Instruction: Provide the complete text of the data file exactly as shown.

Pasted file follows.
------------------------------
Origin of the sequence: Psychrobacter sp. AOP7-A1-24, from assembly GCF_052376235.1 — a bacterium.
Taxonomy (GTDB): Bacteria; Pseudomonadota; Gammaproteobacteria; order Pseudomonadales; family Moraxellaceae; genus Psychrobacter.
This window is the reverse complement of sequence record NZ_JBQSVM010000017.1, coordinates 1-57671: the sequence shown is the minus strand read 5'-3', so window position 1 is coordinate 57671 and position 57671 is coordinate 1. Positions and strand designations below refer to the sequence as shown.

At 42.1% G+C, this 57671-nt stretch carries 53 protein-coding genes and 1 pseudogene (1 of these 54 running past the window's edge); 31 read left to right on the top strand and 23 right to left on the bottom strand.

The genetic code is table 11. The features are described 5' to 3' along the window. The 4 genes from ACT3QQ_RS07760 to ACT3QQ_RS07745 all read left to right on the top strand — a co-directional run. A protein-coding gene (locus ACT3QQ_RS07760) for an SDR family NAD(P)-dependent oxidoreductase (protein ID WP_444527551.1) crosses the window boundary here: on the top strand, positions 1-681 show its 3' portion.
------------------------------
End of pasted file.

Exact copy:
Origin of the sequence: Psychrobacter sp. AOP7-A1-24, from assembly GCF_052376235.1 — a bacterium.
Taxonomy (GTDB): Bacteria; Pseudomonadota; Gammaproteobacteria; order Pseudomonadales; family Moraxellaceae; genus Psychrobacter.
This window is the reverse complement of sequence record NZ_JBQSVM010000017.1, coordinates 1-57671: the sequence shown is the minus strand read 5'-3', so window position 1 is coordinate 57671 and position 57671 is coordinate 1. Positions and strand designations below refer to the sequence as shown.

At 42.1% G+C, this 57671-nt stretch carries 53 protein-coding genes and 1 pseudogene (1 of these 54 running past the window's edge); 31 read left to right on the top strand and 23 right to left on the bottom strand.

The genetic code is table 11. The features are described 5' to 3' along the window. The 4 genes from ACT3QQ_RS07760 to ACT3QQ_RS07745 all read left to right on the top strand — a co-directional run. A protein-coding gene (locus ACT3QQ_RS07760) for an SDR family NAD(P)-dependent oxidoreductase (protein ID WP_444527551.1) crosses the window boundary here: on the top strand, positions 1-681 show its 3' portion.